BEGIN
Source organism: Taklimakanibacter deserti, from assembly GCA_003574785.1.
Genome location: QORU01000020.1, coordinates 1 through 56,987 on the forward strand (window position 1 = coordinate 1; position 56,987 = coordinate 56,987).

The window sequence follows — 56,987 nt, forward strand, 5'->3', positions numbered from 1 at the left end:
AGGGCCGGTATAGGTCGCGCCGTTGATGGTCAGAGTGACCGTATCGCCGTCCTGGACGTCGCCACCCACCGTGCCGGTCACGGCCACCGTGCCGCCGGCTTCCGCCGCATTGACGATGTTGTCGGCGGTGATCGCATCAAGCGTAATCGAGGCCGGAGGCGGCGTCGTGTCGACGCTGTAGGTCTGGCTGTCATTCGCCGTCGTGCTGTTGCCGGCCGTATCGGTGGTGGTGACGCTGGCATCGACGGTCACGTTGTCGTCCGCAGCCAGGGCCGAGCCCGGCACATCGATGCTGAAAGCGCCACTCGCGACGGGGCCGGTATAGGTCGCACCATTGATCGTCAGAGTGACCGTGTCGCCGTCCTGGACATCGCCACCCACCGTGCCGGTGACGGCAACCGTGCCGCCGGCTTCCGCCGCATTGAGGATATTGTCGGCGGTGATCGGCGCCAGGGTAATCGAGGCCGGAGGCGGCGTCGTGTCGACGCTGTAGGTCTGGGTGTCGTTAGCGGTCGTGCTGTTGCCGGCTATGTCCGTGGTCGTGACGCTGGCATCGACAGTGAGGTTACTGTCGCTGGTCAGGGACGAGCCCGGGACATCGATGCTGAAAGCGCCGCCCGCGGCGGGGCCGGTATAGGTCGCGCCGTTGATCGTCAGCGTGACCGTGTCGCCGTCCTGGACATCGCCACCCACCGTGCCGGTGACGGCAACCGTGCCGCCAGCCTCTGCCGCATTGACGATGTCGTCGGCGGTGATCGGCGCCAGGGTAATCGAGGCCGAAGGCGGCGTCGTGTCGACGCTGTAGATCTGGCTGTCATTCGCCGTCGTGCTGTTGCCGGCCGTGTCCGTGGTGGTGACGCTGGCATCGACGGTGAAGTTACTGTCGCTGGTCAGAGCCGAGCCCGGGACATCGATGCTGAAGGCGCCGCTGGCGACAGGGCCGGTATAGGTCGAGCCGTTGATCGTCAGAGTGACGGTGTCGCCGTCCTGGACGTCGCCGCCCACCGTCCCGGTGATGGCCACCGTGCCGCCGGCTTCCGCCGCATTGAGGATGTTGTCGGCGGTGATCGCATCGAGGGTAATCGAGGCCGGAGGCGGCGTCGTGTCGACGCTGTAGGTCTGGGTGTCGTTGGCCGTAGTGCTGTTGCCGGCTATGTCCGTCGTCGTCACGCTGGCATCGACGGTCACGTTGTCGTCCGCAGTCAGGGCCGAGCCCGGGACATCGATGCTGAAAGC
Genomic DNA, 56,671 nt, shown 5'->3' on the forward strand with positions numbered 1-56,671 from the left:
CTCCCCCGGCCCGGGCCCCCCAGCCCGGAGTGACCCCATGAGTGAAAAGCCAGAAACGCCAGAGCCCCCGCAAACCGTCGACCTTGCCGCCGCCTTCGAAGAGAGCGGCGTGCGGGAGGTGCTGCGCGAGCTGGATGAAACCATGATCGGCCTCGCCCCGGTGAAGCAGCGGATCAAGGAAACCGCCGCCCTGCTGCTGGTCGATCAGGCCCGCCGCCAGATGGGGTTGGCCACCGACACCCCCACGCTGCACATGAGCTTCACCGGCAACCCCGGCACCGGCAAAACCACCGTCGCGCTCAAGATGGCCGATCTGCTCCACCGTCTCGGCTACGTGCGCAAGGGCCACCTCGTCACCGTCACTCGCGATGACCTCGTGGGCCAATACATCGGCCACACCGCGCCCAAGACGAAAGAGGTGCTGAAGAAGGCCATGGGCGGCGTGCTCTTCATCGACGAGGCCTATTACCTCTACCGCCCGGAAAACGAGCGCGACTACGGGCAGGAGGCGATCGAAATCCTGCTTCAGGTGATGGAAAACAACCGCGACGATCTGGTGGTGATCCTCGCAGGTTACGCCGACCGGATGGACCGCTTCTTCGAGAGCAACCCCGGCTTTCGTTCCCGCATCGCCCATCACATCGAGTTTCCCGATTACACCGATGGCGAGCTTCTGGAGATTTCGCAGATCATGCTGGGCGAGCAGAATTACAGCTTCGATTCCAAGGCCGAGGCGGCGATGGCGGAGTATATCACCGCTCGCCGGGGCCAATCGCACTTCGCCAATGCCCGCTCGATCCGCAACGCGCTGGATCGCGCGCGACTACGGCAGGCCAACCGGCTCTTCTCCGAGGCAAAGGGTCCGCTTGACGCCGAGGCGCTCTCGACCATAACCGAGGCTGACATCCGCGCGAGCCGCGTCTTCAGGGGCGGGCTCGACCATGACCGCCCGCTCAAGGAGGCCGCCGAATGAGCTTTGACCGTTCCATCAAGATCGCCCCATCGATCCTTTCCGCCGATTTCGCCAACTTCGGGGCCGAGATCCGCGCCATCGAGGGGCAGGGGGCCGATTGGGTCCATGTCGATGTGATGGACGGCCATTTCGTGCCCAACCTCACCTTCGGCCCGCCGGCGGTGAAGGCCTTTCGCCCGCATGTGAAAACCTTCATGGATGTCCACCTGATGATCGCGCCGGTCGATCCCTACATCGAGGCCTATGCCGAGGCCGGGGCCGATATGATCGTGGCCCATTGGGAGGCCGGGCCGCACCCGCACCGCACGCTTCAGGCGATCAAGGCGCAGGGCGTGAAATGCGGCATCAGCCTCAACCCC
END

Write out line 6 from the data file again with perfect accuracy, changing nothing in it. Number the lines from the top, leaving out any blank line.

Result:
CTCCCCCGGCCCGGGCCCCCCAGCCCGGAGTGACCCCATGAGTGAAAAGCCAGAAACGCCAGAGCCCCCGCAAACCGTCGACCTTGCCGCCGCCTTCGAAGAGAGCGGCGTGCGGGAGGTGCTGCGCGAGCTGGATGAAACCATGATCGGCCTCGCCCCGGTGAAGCAGCGGATCAAGGAAACCGCCGCCCTGCTGCTGGTCGATCAGGCCCGCCGCCAGATGGGGTTGGCCACCGACACCCCCACGCTGCACATGAGCTTCACCGGCAACCCCGGCACCGGCAAAACCACCGTCGCGCTCAAGATGGCCGATCTGCTCCACCGTCTCGGCTACGTGCGCAAGGGCCACCTCGTCACCGTCACTCGCGATGACCTCGTGGGCCAATACATCGGCCACACCGCGCCCAAGACGAAAGAGGTGCTGAAGAAGGCCATGGGCGGCGTGCTCTTCATCGACGAGGCCTATTACCTCTACCGCCCGGAAAACGAGCGCGACTACGGGCAGGAGGCGATCGAAATCCTGCTTCAGGTGATGGAAAACAACCGCGACGATCTGGTGGTGATCCTCGCAGGTTACGCCGACCGGATGGACCGCTTCTTCGAGAGCAACCCCGGCTTTCGTTCCCGCATCGCCCATCACATCGAGTTTCCCGATTACACCGATGGCGAGCTTCTGGAGATTTCGCAGATCATGCTGGGCGAGCAGAATTACAGCTTCGATTCCAAGGCCGAGGCGGCGATGGCGGAGTATATCACCGCTCGCCGGGGCCAATCGCACTTCGCCAATGCCCGCTCGATCCGCAACGCGCTGGATCGCGCGCGACTACGGCAGGCCAACCGGCTCTTCTCCGAGGCAAAGGGTCCGCTTGACGCCGAGGCGCTCTCGACCATAACCGAGGCTGACATCCGCGCGAGCCGCGTCTTCAGGGGCGGGCTCGACCATGACCGCCCGCTCAAGGAGGCCGCCGAATGAGCTTTGACCGTTCCATCAAGATCGCCCCATCGATCCTTTCCGCCGATTTCGCCAACTTCGGGGCCGAGATCCGCGCCATCGAGGGGCAGGGGGCCGATTGGGTCCATGTCGATGTGATGGACGGCCATTTCGTGCCCAACCTCACCTTCGGCCCGCCGGCGGTGAAGGCCTTTCGCCCGCATGTGAAAACCTTCATGGATGTCCACCTGATGATCGCGCCGGTCGATCCCTACATCGAGGCCTATGCCGAGGCCGGGGCCGATATGATCGTGGCCCATTGGGAGGCCGGGCCGCACCCGCACCGCACGCTTCAGGCGATCAAGGCGCAGGGCGTGAAATGCGGCATCAGCCTCAACCCC